This highly lauded British steakhouse made its stateside debut off Gramercy Park in 2021—and it’s been packed ever since. The restaurant just launched a lunch menu featuring sandwiches and bites such as a Tokyo lobster roll, topped with Japanese mayonnaise, and a signature Hawksmoor cheeseburger, served with beef-dripping fries. Dinner starts with a plethora of seafood specialties, such as oysters (served raw or roasted with bone marrow), steelhead tartare, fried shrimp, plus salads, to be followed by charcoal-grilled steaks. Order off the blackboard for daily specialties, and don’t hold back from adding sauces like bone marrow gravy or anchovy hollandaise. Because this is a steakhouse, there are no shortage of sides to accompany your entree: Choose from mac and cheese, creamed spinach, buttery fingerling potatoes, and Caesar salad, just to name a few.
As the fine-dining spot that put Top Chef judge Tom Colicchio on the culinary map, Craft is a New American mainstay, known for local sourcing and uber attentive service. Housed in a reimagined 19th-century department store, Colicchio’s flagship venture is a handsome space with design accents that include a Brazilian walnut and leather paneled wall and a sexy steel and bronze wine vault. Opt for the six-course tasting menu or order à la carte to feast on seasonal dishes such as eggplant agnolotti, olive oil-poached halibut, and four types of potatoes (gnocchi, aligot, gratin, and puree).
Pylos (East Village)
For a Greek escape, look no further than this longtime Lower East Side favorite. Pylos’s pillow-lined benches and terracotta pot-covered ceiling instantly transport you to an idyllic, Aegean island. As do its shareable appetizers, such as stuffed grape leaves, melty saganaki cheese, and trio of dips. On chilly New York City nights, warm up with avgolemono, or chicken lemon soup with orzo, before tearing into an array of braised meats, grilled fish, and decadent ouzo and cream-cooked shrimp over egg noodles.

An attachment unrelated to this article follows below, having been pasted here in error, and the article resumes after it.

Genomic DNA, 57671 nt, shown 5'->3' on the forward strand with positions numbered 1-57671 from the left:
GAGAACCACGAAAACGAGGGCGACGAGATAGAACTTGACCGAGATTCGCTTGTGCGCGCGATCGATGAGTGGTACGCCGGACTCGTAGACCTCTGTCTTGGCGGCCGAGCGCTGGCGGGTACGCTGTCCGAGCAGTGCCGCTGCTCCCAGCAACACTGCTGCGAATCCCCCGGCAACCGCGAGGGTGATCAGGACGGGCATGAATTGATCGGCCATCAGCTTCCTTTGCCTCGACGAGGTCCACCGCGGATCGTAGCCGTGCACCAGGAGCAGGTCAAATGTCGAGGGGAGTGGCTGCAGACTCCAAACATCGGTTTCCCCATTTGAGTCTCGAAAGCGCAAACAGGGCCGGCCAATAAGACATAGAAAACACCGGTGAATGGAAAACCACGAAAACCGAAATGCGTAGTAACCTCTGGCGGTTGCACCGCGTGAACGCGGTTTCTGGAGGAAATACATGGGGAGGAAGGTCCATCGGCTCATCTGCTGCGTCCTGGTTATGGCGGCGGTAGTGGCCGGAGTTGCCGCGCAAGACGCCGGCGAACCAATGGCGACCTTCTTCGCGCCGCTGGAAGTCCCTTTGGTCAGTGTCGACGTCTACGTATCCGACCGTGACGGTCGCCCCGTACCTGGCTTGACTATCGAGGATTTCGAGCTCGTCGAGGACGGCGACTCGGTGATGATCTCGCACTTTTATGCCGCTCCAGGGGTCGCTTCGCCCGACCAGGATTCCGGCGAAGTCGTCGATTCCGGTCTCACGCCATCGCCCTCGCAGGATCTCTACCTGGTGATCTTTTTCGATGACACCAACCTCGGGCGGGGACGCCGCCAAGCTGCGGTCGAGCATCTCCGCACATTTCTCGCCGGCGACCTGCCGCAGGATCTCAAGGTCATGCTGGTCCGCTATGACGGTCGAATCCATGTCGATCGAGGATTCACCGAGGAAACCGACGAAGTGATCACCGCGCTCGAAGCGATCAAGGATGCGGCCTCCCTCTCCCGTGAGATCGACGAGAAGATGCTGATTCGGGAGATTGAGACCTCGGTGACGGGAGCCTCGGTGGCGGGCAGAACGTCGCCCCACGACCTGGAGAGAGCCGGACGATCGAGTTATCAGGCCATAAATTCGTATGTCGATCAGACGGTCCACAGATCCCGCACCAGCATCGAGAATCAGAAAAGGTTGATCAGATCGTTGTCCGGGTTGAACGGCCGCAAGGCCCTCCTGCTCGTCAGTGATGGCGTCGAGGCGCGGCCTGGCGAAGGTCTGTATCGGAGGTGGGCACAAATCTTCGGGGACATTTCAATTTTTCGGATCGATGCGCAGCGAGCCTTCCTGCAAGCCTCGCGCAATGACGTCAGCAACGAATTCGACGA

Baar Baar (East Village)
Whether you’re here for date night, a family meal, or a banging Bollywood-themed brunch, chef Sujan Sarkar’s modern Indian plates will keep you coming; fittingly, Baar Baar is Hindi for “again and again.” The photogenic restaurant, which took over the former L’Apicio space in 2017, is a bright, banquette-lined expanse, decked with an Instagram-friendly fresco of a bejeweled Indian woman. On the menu, there are contemporary plates such as piquillo pepper and manchego cheese kulchas and tuna bhel tostadas—a reimagined Indian beach snack—though Sarkar, also dishes up solid, traditional standbys, such as tandoori mushrooms and butter chicken.